Orsted promotes plans to grow coral on wind turbines
Besides their natural beauty, coral reefs play an important role in the natural world. About a quarter of ocean fish live on healthy coral reefs, according to the National Oceanic and Atmospheric Administration.
Reinhard Dirscherl | Ulstein Bild | Getty Images
Danish energy company Orsted intends to test growing coral on the foundations of offshore wind turbines to see if the method can be implemented on a larger scale in the coming years.
In cooperation with Taiwanese partners, the concept will be tested in the “tropical waters of Taiwan”. This week’s news represents the latest step forward in an initiative that ReCoral began working on back in 2018.
Last year, ReCoral project participants were able to grow juvenile corals at the pier. They were grown on what Orsted said was “an underwater steel and concrete substrate.”
Verification trials in June 2022 will include an attempt to house larvae and then grow corals at the Greater Changhua 1 offshore wind farm, a large facility in waters 35 to 60 kilometers off the coast of Taiwan. The project will use an area of 1 meter on four foundations.
In a statement on Wednesday, Orsted said the aims of the project were to “determine whether corals can be successfully grown on the foundations of offshore wind turbines and evaluate the potential positive impact of expanding the initiative on biodiversity.”
Along with their vibrant beauty, coral reefs play an important role in the natural world.
About a quarter of ocean fish live on healthy coral reefs, according to the National Oceanic and Atmospheric Administration. “Fish and other organisms take shelter, find food, breed and raise their young in the many nooks and crannies formed by the corals,” he adds.
Not only do coral reefs provide food and what they call “new medicines,” NOAA says they protect coastlines from erosion and storms, and provide jobs for local residents.
Despite their importance, the planet’s coral reefs face a number of challenges, including coral bleaching. In March, the Great Barrier Reef Marine Park Authority in Australia, which manages the Great Barrier Reef Marine Park, confirmed the fourth mass bleaching event since 2016.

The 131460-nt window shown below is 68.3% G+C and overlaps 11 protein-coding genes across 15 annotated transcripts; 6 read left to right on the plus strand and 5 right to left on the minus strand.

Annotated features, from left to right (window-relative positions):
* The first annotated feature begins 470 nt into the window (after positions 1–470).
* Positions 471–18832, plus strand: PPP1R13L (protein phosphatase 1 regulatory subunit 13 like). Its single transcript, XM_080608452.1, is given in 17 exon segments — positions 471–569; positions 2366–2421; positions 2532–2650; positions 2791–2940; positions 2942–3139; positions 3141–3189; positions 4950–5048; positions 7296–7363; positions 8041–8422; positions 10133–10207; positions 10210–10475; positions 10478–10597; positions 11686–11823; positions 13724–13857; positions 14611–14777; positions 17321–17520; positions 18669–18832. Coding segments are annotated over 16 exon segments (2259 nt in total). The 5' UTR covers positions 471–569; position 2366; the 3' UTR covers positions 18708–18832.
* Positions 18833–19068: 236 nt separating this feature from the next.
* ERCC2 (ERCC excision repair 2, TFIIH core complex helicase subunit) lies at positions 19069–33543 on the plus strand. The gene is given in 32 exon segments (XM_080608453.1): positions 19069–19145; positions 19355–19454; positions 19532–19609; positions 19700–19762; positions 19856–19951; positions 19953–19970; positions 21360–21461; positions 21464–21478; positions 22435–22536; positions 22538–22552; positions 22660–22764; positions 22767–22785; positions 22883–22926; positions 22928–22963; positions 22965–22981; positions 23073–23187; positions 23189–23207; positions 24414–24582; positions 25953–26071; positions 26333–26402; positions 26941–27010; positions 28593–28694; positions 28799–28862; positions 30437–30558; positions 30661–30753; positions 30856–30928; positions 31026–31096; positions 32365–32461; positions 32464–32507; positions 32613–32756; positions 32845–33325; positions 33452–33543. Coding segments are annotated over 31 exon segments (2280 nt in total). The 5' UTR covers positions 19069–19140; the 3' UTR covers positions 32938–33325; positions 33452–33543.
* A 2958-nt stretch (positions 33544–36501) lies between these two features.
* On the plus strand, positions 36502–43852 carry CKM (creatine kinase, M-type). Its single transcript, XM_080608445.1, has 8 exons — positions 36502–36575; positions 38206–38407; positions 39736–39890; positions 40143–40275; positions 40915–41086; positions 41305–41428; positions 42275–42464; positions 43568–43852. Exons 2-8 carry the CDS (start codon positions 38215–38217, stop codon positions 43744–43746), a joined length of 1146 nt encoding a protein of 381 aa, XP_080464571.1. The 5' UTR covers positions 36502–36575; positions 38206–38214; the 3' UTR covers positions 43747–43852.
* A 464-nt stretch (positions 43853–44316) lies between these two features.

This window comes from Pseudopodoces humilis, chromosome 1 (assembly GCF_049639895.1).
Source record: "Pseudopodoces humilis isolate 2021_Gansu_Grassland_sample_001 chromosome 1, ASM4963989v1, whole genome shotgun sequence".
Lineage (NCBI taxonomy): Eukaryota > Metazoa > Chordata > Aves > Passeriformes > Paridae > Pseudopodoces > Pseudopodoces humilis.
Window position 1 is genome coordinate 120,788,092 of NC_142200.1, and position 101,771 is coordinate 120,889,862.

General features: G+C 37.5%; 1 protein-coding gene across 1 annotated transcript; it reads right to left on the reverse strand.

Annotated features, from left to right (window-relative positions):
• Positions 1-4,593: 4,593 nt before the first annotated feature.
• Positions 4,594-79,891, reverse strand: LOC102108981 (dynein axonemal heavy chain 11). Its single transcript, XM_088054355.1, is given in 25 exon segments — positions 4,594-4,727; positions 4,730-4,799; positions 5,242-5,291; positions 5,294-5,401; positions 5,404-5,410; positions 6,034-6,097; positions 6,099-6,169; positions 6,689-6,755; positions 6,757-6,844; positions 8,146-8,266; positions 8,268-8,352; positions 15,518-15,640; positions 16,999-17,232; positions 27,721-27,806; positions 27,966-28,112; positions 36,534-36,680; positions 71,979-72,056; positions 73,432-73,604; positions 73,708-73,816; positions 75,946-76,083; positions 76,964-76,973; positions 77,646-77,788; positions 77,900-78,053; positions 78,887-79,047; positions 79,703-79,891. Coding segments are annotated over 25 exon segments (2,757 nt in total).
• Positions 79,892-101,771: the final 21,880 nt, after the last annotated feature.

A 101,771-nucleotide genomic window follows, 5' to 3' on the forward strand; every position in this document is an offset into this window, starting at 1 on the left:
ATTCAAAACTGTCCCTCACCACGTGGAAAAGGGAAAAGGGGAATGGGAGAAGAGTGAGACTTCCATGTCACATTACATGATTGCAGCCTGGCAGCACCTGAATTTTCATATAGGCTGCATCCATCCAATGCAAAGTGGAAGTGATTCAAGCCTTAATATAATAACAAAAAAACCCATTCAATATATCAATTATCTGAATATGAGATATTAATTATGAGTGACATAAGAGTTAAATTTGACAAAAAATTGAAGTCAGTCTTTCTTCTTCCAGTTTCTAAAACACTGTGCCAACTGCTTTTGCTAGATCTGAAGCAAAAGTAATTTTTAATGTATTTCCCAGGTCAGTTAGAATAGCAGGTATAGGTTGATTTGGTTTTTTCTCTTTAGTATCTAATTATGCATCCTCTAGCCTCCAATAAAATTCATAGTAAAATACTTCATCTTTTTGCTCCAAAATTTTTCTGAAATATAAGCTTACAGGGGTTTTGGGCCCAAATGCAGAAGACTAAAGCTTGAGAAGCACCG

According to the 2017 GBRMPA Fact Sheet.bleaching is what happens when corals are stressed, get rid of very small photosynthetic algae known as zooxanthellae, and starve.
“When the zooxanthellae leave the corals, the corals become paler and more translucent,” the report says.
The government fact sheet lists the most common cause of bleaching as “persistent heat stress, which is happening more and more as our climate changes and the oceans warm.”
While corals may recover from bleaching if conditions change, they may die if the situation does not improve.
For his part, Orsted says that water temperatures in wind farms further offshore can provide more stability, and “extreme temperature rise” is prevented by what he describes as “vertical mixing in the water column.”
The main idea behind the ReCoral project is that this water temperature stability will reduce the chances of coral bleaching by ensuring healthy coral growth at the bases of the turbines.
The interaction of wind turbines with the natural world, whether on the high seas or on land, including marine life or bird life, is likely to be a subject of considerable debate and debate in the future.
In April, the US Department of Justice announced that a firm called ESI Energy Inc. “pleaded guilty to three counts of violating the MBTA” or the Migratory Bird Treaty Act.
More broadly, the U.S. Energy Information Administration has said that some wind projects and turbines have the potential to kill bats and birds.
“These deaths may contribute to the decline in the population of species also affected by other impacts associated with human activities,” the report says.